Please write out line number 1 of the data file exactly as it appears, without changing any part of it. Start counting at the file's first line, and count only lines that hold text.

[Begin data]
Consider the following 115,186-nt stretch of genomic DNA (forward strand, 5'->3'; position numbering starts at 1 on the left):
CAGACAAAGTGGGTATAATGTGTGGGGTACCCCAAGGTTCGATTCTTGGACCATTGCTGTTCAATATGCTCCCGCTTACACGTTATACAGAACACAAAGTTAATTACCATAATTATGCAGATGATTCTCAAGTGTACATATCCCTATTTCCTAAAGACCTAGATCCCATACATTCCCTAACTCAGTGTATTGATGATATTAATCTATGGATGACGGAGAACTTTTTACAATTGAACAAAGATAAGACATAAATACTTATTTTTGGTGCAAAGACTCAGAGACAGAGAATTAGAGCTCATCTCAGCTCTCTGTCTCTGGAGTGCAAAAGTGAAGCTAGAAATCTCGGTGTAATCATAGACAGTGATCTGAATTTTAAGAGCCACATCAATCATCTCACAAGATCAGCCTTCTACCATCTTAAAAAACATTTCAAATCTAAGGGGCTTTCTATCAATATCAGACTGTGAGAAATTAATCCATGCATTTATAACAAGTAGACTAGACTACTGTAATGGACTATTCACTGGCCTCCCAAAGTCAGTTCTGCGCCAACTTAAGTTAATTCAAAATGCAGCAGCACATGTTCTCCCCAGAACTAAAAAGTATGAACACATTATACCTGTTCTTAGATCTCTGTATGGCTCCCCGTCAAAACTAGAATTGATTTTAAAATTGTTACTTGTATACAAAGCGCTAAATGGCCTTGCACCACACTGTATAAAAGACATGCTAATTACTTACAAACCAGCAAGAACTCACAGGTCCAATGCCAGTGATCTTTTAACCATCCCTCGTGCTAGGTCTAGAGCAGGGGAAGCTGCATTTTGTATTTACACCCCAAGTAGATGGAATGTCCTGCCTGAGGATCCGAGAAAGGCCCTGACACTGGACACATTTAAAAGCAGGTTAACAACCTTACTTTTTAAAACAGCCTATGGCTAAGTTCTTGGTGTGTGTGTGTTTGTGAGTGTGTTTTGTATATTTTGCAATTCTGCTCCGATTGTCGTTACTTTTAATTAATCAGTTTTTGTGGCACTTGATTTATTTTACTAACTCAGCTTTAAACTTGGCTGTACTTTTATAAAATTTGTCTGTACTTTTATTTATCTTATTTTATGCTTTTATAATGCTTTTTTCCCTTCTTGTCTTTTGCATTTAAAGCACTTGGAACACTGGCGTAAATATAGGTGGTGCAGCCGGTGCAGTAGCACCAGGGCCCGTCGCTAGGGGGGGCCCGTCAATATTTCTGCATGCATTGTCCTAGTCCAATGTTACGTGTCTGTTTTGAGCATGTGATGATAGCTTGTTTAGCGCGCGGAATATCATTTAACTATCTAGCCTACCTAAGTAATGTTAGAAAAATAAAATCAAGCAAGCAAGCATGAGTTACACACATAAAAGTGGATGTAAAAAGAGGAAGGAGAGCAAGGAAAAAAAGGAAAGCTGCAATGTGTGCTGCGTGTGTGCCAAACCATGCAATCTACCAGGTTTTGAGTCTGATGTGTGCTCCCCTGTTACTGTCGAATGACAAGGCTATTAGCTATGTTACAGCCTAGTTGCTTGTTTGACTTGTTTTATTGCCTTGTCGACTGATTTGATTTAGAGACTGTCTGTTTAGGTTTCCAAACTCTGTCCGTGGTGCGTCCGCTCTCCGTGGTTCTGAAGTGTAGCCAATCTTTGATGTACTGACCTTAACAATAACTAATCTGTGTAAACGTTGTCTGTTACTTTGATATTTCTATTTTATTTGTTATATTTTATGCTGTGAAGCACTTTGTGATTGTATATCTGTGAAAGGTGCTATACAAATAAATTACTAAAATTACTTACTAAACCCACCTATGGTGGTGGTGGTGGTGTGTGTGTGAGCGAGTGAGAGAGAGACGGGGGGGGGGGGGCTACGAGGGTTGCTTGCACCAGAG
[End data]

Consider the following 115,186-nt stretch of genomic DNA (forward strand, 5'->3'; position numbering starts at 1 on the left):